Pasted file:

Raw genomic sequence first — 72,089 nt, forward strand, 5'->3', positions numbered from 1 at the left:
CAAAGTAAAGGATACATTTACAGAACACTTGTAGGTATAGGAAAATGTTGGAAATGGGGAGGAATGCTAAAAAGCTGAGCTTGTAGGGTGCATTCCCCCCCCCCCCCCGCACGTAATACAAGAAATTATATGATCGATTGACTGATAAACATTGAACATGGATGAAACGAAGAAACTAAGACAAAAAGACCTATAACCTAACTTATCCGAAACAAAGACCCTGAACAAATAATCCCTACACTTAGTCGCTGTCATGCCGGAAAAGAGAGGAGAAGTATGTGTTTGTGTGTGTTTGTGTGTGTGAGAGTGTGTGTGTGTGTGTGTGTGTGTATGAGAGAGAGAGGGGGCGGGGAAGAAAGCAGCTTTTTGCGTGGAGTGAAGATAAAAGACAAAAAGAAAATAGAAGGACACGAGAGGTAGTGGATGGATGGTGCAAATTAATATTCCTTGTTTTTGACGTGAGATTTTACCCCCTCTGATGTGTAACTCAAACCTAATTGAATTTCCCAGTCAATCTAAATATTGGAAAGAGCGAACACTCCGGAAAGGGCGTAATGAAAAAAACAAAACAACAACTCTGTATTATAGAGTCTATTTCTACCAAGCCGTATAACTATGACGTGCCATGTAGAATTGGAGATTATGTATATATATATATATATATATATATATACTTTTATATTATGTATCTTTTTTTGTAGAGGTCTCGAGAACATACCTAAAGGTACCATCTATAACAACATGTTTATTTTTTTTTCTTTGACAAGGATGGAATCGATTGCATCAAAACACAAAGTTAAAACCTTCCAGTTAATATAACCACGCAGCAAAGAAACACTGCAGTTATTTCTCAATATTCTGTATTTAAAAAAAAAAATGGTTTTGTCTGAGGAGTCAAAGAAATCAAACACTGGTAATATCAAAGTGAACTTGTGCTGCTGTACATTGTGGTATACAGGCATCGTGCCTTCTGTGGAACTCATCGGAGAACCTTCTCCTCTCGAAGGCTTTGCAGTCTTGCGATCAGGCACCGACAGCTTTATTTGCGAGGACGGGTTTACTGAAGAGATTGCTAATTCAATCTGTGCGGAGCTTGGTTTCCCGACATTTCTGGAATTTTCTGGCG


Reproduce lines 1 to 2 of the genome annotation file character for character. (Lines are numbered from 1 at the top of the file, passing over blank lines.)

Raw genomic sequence first — 72,089 nt, forward strand, 5'->3', positions numbered from 1 at the left:
CAAAGTAAAGGATACATTTACAGAACACTTGTAGGTATAGGAAAATGTTGGAAATGGGGAGGAATGCTAAAAAGCTGAGCTTGTAGGGTGCATTCCCCCCCCCCCCCCGCACGTAATACAAGAAATTATATGATCGATTGACTGATAAACATTGAACATGGATGAAACGAAGAAACTAAGACAAAAAGACCTATAACCTAACTTATCCGAAACAAAGACCCTGAACAAATAATCCCTACACTTAGTCGCTGTCATGCCGGAAAAGAGAGGAGAAGTATGTGTTTGTGTGTGTTTGTGTGTGTGAGAGTGTGTGTGTGTGTGTGTGTGTGTATGAGAGAGAGAGGGGGCGGGGAAGAAAGCAGCTTTTTGCGTGGAGTGAAGATAAAAGACAAAAAGAAAATAGAAGGACACGAGAGGTAGTGGATGGATGGTGCAAATTAATATTCCTTGTTTTTGACGTGAGATTTTACCCCCTCTGATGTGTAACTCAAACCTAATTGAATTTCCCAGTCAATCTAAATATTGGAAAGAGCGAACACTCCGGAAAGGGCGTAATGAAAAAAACAAAACAACAACTCTGTATTATAGAGTCTATTTCTACCAAGCCGTATAACTATGACGTGCCATGTAGAATTGGAGATTATGTATATATATATATATATATATATATATACTTTTATATTATGTATCTTTTTTTGTAGAGGTCTCGAGAACATACCTAAAGGTACCATCTATAACAACATGTTTATTTTTTTTTCTTTGACAAGGATGGAATCGATTGCATCAAAACACAAAGTTAAAACCTTCCAGTTAATATAACCACGCAGCAAAGAAACACTGCAGTTATTTCTCAATATTCTGTATTTAAAAAAAAAAATGGTTTTGTCTGAGGAGTCAAAGAAATCAAACACTGGTAATATCAAAGTGAACTTGTGCTGCTGTACATTGTGGTATACAGGCATCGTGCCTTCTGTGGAACTCATCGGAGAACCTTCTCCTCTCGAAGGCTTTGCAGTCTTGCGATCAGGCACCGACAGCTTTATTTGCGAGGACGGGTTTACTGAAGAGATTGCTAATTCAATCTGTGCGGAGCTTGGTTTCCCGACATTTCTGGAATTTTCTGGCG